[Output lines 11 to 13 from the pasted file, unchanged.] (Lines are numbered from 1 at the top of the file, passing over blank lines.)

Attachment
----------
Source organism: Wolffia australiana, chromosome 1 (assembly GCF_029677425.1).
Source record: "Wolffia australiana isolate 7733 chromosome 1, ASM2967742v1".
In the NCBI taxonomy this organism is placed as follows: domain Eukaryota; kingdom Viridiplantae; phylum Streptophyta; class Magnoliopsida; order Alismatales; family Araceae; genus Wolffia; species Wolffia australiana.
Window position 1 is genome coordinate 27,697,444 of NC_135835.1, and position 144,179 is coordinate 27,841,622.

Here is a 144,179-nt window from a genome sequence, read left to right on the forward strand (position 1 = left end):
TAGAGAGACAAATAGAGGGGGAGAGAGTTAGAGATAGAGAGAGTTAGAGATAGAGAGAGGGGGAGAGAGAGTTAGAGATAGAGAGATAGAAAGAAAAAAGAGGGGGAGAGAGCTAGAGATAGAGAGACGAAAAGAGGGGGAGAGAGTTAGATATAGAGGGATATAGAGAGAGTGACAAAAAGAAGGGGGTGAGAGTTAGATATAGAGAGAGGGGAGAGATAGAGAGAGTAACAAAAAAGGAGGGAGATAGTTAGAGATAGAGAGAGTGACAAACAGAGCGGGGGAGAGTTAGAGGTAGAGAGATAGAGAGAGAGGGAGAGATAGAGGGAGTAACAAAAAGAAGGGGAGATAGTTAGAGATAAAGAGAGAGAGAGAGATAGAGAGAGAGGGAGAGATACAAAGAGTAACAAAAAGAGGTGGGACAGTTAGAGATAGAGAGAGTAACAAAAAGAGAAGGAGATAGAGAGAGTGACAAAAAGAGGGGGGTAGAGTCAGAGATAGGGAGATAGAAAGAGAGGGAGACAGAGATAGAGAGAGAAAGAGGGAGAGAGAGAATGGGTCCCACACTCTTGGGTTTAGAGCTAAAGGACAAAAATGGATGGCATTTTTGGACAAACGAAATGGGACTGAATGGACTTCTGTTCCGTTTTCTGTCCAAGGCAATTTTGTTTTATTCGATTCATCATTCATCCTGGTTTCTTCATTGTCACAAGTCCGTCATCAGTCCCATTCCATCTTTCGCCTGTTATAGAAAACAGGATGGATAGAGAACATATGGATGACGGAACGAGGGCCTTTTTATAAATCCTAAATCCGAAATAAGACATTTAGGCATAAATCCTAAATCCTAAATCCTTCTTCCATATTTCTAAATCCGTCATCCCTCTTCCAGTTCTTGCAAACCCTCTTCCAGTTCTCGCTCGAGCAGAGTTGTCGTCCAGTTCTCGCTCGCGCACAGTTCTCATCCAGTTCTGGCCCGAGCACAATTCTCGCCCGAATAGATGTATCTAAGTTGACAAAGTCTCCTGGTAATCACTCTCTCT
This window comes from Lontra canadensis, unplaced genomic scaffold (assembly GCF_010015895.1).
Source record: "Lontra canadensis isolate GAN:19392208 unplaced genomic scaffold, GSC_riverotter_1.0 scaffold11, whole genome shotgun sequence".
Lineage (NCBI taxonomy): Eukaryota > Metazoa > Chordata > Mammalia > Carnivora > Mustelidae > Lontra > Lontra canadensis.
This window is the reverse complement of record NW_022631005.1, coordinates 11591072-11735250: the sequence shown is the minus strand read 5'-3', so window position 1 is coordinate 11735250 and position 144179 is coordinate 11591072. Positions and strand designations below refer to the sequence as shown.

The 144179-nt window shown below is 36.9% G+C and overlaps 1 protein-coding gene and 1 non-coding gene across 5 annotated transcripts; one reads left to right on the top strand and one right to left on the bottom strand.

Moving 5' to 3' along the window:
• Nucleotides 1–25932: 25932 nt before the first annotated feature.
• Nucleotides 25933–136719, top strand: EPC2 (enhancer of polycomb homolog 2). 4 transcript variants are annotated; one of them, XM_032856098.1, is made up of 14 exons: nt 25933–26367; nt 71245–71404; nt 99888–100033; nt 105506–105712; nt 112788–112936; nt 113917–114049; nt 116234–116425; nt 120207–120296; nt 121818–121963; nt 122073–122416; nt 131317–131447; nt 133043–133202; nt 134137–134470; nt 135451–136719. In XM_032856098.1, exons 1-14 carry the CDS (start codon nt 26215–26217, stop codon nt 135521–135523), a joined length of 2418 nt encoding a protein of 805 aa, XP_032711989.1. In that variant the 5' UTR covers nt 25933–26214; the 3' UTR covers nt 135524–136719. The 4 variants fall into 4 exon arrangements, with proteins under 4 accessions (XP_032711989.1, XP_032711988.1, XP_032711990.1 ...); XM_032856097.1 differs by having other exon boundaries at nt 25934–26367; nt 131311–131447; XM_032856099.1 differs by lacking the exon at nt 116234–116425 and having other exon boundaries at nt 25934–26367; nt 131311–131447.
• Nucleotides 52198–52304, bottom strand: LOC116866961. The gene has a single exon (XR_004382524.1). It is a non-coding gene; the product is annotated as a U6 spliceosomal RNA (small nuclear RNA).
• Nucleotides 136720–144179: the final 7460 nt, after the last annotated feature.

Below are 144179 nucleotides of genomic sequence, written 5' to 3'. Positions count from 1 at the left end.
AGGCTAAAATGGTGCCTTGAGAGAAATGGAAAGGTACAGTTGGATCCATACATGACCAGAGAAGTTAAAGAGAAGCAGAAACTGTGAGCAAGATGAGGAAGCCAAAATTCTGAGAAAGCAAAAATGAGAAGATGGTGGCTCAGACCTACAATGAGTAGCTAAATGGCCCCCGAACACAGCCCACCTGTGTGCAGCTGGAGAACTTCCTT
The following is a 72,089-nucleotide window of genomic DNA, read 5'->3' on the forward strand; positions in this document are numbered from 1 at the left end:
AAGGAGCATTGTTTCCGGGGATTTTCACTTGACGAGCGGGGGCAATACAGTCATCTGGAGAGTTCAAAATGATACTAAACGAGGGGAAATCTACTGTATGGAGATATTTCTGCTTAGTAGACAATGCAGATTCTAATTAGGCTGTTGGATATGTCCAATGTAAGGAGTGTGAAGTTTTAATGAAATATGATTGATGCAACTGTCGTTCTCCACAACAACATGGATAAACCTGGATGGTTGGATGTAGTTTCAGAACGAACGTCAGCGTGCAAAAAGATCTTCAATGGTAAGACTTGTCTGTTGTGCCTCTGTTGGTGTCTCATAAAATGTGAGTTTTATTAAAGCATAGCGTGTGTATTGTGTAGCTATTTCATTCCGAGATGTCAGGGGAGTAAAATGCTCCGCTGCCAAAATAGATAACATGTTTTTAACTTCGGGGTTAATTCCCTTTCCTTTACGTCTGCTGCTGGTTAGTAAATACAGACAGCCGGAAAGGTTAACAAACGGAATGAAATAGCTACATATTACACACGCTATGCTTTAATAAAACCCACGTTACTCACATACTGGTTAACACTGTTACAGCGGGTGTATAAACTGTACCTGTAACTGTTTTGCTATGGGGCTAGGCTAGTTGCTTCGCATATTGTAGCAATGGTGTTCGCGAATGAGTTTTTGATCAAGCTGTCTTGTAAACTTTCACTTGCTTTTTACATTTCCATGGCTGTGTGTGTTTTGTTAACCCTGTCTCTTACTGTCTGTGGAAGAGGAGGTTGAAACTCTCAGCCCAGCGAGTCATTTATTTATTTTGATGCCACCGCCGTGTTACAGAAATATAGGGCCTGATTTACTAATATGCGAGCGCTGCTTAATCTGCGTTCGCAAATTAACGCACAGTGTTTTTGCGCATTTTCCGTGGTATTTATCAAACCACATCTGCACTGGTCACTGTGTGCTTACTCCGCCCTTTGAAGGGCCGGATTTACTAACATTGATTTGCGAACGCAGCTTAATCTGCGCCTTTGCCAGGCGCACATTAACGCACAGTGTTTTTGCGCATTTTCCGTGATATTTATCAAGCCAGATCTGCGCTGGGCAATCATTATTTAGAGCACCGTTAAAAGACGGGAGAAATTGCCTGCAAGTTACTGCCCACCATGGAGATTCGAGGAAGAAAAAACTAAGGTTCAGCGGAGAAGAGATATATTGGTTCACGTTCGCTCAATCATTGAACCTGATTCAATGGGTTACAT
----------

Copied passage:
The 144179-nt window shown below is 36.9% G+C and overlaps 1 protein-coding gene and 1 non-coding gene across 5 annotated transcripts; one reads left to right on the top strand and one right to left on the bottom strand.

Moving 5' to 3' along the window:
• Nucleotides 1–25932: 25932 nt before the first annotated feature.